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Timeline of the Tuskegee Airmen
Transcript of Timeline of the Tuskegee Airmen
"Congress passed the Civilian Pilot Training Act."
"The 99th Pursuit Squadron was constituted, and activated at Chanute Field, Illinois, under the command of Captain Harold R. Maddux, a white officer, but composed of African-American enlisted men."
"Ms. Eleanor Roosevelt, wife of President Franklin D. Roosevelt, visited Kennedy Field in the Tuskegee area and was taken up in an aircraft piloted by Chief C. Alfred Anderson, Tuskegee Institute’s chief instructor pilot."
April 15, 1943
"The 99th Fighter Squadron sailed aboard the steamship Mariposa from New York harbor, bound eastward across the Atlantic Ocean for Africa."
March 19, 1941
Image by Tom Mooring
Timeline of the Tuskegee Airmen
March 7, 1942
"The first class of African-American pilots at Tuskegee Army Air Field completed advanced pilot training. There were only five who completed the training: Capt. Benjamin O. Davis, Jr and 2d Lieutenants Mac Ross; Lemuel R. Custis; Charles H. DeBow, Jr.; and George S. Roberts. Davis was assigned to the base, and the other four became the first African-American flying officers in the 99th Pursuit Squadron."
August 24, 1942
"Lt. Col. Benjamin O. Davis, Jr. became commander of the 99th Fighter Squadron, replacing Lieutenant George S. Roberts in that position."
January 16, 1941
"The War Department announced plans to create a “Negro pursuit squadron” whose pilots would be trained at Tuskegee, Alabama."
"Charles B. Hail is the first Tuskegee Airmen to shoot down enemy aircraft."
July 2, 1943
"Major George S. Roberts replaced Lieutenant Colonel Benjamin O. Davis as commander of the 99th Fighter Squadron as Davis began a return trip to the United States, where he would assume command of the 332d Fighter Group."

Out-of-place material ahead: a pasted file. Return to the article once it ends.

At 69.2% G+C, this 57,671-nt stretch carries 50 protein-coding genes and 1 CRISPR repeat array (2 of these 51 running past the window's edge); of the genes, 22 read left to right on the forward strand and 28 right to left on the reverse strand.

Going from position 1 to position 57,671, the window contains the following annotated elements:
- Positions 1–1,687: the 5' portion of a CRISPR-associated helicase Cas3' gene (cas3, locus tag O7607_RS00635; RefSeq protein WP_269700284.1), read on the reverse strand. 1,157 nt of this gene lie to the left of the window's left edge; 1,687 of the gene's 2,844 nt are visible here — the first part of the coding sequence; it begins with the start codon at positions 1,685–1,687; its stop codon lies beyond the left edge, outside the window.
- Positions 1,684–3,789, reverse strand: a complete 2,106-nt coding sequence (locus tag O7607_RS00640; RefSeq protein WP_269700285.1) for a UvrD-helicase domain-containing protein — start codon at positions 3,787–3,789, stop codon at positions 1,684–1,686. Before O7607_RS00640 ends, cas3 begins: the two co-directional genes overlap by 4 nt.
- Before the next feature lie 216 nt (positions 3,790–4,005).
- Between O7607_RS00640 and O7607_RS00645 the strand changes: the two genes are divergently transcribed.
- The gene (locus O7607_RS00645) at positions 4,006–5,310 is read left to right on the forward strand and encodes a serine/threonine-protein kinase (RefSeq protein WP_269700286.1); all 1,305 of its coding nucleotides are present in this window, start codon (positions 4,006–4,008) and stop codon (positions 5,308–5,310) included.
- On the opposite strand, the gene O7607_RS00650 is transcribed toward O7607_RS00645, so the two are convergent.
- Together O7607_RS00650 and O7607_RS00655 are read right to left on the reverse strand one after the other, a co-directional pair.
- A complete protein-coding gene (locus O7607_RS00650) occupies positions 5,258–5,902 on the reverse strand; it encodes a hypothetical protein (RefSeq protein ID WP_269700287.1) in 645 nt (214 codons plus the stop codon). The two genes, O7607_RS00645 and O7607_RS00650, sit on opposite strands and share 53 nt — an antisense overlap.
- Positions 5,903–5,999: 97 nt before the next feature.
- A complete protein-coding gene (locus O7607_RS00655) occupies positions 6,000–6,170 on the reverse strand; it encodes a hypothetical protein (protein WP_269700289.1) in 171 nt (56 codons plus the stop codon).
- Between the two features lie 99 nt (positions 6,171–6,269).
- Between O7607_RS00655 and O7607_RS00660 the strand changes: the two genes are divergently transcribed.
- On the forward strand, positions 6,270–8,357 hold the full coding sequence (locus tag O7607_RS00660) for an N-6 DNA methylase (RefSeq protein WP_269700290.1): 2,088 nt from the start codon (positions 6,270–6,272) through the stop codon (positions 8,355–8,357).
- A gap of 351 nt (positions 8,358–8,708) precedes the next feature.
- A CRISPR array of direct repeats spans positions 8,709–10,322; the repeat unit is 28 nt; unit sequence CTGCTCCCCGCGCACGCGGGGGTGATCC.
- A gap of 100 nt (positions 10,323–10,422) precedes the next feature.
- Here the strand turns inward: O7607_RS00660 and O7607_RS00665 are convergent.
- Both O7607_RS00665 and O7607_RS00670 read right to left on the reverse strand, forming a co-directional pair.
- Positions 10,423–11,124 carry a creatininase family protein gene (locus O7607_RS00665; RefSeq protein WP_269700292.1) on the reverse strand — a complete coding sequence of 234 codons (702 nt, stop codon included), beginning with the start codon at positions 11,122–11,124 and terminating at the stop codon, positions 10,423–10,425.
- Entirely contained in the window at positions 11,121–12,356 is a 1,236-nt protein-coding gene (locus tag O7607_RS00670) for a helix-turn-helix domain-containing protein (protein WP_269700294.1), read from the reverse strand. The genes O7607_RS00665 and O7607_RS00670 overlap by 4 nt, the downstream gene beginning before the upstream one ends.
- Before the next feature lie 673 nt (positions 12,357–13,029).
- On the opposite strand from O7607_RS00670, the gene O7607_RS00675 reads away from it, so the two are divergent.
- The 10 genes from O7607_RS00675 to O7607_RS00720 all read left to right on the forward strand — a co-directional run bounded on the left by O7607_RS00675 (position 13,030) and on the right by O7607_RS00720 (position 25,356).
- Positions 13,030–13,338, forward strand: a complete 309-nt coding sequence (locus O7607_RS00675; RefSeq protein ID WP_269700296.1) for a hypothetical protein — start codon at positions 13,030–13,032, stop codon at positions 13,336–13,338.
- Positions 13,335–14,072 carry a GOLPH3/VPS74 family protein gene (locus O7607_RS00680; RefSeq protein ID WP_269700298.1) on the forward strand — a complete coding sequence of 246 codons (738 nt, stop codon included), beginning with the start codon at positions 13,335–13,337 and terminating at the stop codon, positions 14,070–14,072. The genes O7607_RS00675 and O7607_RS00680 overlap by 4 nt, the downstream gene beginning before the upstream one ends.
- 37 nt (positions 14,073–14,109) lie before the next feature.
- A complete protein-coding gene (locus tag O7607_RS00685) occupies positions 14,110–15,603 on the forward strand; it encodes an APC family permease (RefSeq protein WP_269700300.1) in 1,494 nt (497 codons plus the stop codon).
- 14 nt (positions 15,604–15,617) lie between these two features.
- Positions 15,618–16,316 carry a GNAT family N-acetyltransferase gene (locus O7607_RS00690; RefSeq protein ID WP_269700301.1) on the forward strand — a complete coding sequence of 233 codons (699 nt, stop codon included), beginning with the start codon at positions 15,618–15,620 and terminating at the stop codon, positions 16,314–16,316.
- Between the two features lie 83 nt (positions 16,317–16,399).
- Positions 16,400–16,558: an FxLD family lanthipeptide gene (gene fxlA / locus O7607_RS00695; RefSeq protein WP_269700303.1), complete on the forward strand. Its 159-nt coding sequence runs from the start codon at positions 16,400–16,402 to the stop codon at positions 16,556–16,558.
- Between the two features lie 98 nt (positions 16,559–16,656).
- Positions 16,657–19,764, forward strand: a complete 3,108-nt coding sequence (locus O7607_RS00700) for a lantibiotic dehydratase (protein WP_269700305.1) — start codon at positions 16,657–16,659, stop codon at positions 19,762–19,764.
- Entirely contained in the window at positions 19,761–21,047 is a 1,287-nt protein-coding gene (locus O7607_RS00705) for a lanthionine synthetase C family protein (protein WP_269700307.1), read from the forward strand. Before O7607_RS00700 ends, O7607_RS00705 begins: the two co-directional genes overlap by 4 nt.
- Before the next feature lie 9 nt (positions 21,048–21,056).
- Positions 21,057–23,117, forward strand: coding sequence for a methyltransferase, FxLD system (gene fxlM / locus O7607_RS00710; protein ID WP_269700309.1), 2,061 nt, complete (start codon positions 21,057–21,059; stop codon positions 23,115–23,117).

September 2, 1943
"The 99th is attached to the 79th Fighter Group of the 12th Air Force."
October 7, 1943
"Benjamin O. Davis Jr. and the 332nd arrive in Italy and attach to the 12th Air Force."
June 25, 1944
"Pilots of the 302nd Fighter Squadron sink a German destroyer with their machine guns off their P-47s."
"The 332nd participates in the invasion in southern France by escorting bombers and attack missions on the ground in Romania and Czechoslovakia."
"The men of the 477th Bombardment Group was moved from Godman Field, Kentucky to Freeman Field, Indiana."
"Freedman Mutiny was when 36 black officers from the unit attempted to enter the officers’ club assigned to white “base and supervisory” personnel, since they believed they were “base personnel”. The assistant base provost marshal, who attempted to block the entrance of the black officers, was pushed."
July 1, 1949
"The 332d Fighter Group and its three fighter squadrons, the 99th, 100th, and 301st, were inactivated. Members of those organizations were reassigned to other organizations that became racially integrated."
April 5, 1945
April 5, 1945
March 29, 2007
July 26, 1948
"President Harry S. Truman signed Executive Order 9981, which stated “It is herby declared to be the policy of the President that there shall be equality of treatment and opportunity for all persons in the Armed Services without regard to race…” The same order called for the creation within the national Military Establishment of “an advisory committee to be known as the President’s Committee on Equality of Treatment and Opportunity in the Armed Services…” which he authorized to examine the “rules, procedures, and practices of the Armed Services…to determine in what respect such rules, procedures, and practices may be altered or improved with a view to carrying out the policy of this order.” While the order did not specifically mention the words “integration” or “desegregation,” that is what resulted."
"The Tuskegee Airmen were collectively awarded the Congressional Gold Medal in recognition of their service and sacrifice to the United States during World War II. The official ceremony was held on March 29, 2007 in Washington D.C."
All the content in this presentation is from interviews to DOTA Colonel, Leo Gray, Bob Hughes, and the Tuskegee Institute website.